Glial cells are major constituents of the nervous system, and an array of devastating diseases, such as childhood periventricular leukomalacia, Alexanders Disease, and demyelinating diseases such as multiple sclerosis, arise from glial malfunction. Although glial cells have been recently recognized as playing key roles in neuronal function, sculpting synaptic connections, and providing essential trophic factors to neurons, there are major gaps in our understanding of the molecular mechanisms mediating their diverse actions. This proposal employs a highly tractable system, the glutamatergic Drosophila neuromuscular junction (NMJ), to investigate major questions in glial cell biology with exquisite cellular detail. Our preliminary data provides compelling evidence for a role of glial cells in the plasticity of NMJs, regulating an important pathway required for the differentiation of synapses, and sculpting synaptic connections by a process of pruning. In this project we will (Aim 1) test the hypothesis that glial cells play a primary role in the extension and retraction of synaptic boutons during NMJ expansion, (Aim 2) test the hypothesis that glial cells regulate a Wnt pathway at the NMJ and that this regulation is essential for NMJ development, and (Aim 3) determine the role of the Draper signaling pathway in sculpting synaptic connections at the NMJ. We expect that these studies will provide fundamental insights into the cellular interactions between synapses and glia in live animals and unravel molecular mechanisms by which glia actively sculpt synaptic connections. Project Narrative Glial cells, the major cell type in the human brain, have emerged as important regulators of brain development and physiology, and a number of devastating neurological diseases, such as multiple sclerosis or glioma, are associated with glial dysfunction. This proposal will explore how glia (in live animals) modulate the formation and modification of synapses, the basic functional units through which neurons communicate with other cell types. Our work will provide fundamental knowledge regarding how neurons and glia communicate during the modification of synapses, and is expected to provide important insights into how glial dysfunction might cause disease.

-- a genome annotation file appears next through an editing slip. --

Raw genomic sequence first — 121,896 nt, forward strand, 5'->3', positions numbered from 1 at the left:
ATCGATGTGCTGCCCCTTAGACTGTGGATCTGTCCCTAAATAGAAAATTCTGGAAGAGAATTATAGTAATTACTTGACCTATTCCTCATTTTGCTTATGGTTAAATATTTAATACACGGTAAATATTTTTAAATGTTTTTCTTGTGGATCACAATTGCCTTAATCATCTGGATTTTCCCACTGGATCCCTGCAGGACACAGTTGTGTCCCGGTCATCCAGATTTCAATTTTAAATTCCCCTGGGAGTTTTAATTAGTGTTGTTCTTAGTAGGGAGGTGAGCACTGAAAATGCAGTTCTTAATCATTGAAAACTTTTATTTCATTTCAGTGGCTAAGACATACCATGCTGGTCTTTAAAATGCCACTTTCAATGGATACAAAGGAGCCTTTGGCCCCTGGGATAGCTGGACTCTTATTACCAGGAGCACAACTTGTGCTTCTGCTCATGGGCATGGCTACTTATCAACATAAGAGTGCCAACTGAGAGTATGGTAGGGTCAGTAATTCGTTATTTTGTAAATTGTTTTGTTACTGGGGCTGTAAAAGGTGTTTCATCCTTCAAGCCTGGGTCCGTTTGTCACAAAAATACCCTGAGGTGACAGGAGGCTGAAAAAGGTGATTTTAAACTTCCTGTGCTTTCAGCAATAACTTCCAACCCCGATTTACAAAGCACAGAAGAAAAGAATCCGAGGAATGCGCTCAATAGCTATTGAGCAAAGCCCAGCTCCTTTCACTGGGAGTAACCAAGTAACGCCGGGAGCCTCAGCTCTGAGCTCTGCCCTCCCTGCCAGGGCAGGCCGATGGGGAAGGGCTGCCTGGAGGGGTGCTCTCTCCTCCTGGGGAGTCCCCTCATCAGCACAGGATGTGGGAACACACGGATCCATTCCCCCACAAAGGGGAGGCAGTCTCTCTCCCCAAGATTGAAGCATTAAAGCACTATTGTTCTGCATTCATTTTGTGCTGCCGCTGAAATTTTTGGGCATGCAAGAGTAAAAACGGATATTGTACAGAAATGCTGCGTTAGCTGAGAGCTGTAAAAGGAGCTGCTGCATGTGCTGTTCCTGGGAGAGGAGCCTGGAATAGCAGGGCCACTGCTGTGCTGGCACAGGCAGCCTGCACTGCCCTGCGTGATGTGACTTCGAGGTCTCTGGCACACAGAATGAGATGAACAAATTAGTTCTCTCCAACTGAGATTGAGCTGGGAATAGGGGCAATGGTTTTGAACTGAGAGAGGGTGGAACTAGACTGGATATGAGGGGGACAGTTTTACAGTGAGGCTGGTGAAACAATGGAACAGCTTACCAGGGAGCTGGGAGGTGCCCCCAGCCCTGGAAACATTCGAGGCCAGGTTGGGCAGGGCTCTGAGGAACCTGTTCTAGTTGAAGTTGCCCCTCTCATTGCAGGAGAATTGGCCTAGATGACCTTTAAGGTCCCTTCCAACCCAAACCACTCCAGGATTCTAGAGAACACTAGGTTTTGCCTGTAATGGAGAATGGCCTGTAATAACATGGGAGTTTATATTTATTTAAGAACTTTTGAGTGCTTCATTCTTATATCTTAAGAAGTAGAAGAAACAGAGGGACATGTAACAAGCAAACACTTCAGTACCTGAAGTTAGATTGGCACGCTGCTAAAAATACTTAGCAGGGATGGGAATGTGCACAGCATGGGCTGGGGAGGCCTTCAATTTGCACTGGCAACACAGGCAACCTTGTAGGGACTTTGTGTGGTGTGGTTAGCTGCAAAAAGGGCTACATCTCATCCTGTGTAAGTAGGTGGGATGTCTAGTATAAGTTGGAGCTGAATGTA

|Kerr, Kimberly S; Fuentes-Medel, Yuly; Brewer, Cassandra et al. (2014) Glial wingless/Wnt regulates glutamate receptor clustering and synaptic physiology at the Drosophila neuromuscular junction. J Neurosci 34:2910-20|